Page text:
“She called me bawling her eyes out,” said Laughlin in a recent interview.
Lugging her trophy, the bawling girl wobbled down the ramp into the arms of her beaming family and boyfriend.
As she spoke, small yelps filled the room: It was Jackson, bawling— howling—into his linen napkin.
The grunt is very different from the bleating of a lamb or the bawling of a domestic calf.
He cocked up his ear and listened to the bawling of the liner's great whistle.
The cow-yard held ten or fifteen cattle of various kinds, while a few calves88 were bawling from a pen near by.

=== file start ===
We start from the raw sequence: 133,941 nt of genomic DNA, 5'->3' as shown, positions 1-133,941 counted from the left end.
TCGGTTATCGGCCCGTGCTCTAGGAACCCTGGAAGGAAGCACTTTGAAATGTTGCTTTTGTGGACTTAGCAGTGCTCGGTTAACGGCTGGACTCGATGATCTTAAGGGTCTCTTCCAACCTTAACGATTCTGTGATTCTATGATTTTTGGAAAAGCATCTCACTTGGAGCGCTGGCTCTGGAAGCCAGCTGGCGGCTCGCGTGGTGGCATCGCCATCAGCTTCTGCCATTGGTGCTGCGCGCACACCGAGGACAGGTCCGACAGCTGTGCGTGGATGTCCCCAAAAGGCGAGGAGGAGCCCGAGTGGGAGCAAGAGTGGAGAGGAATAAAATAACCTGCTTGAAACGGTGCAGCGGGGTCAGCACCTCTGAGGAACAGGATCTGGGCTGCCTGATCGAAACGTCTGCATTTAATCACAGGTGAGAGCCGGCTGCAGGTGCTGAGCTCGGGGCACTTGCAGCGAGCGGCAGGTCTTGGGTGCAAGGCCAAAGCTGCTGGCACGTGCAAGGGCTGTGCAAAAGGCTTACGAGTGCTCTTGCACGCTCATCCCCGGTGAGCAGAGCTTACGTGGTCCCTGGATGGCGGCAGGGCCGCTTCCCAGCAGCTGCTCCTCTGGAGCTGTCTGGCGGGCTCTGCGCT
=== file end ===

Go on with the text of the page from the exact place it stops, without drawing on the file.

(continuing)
The bell rings: they leave off bawling, "Anybody else for the shore?"
Say I murmur fool talk about putting it onto the green and bawling on the bunkers.
The bawling of my milk-cows, across the cold night air, began to annoy me.
Ay, sir, and will give you a lick of my cudgel, if ye stay long and trouble the whole street with your bawling.
mid-15c., "to howl like a dog," from Old Norse baula "to low like a cow," and/or Medieval Latin baulare "to bark like a dog," both echoic. Meaning "to shout loudly" attested from 1590s. To bawl (someone) out "reprimand loudly" is 1908, American English. Related: Bawled; bawling.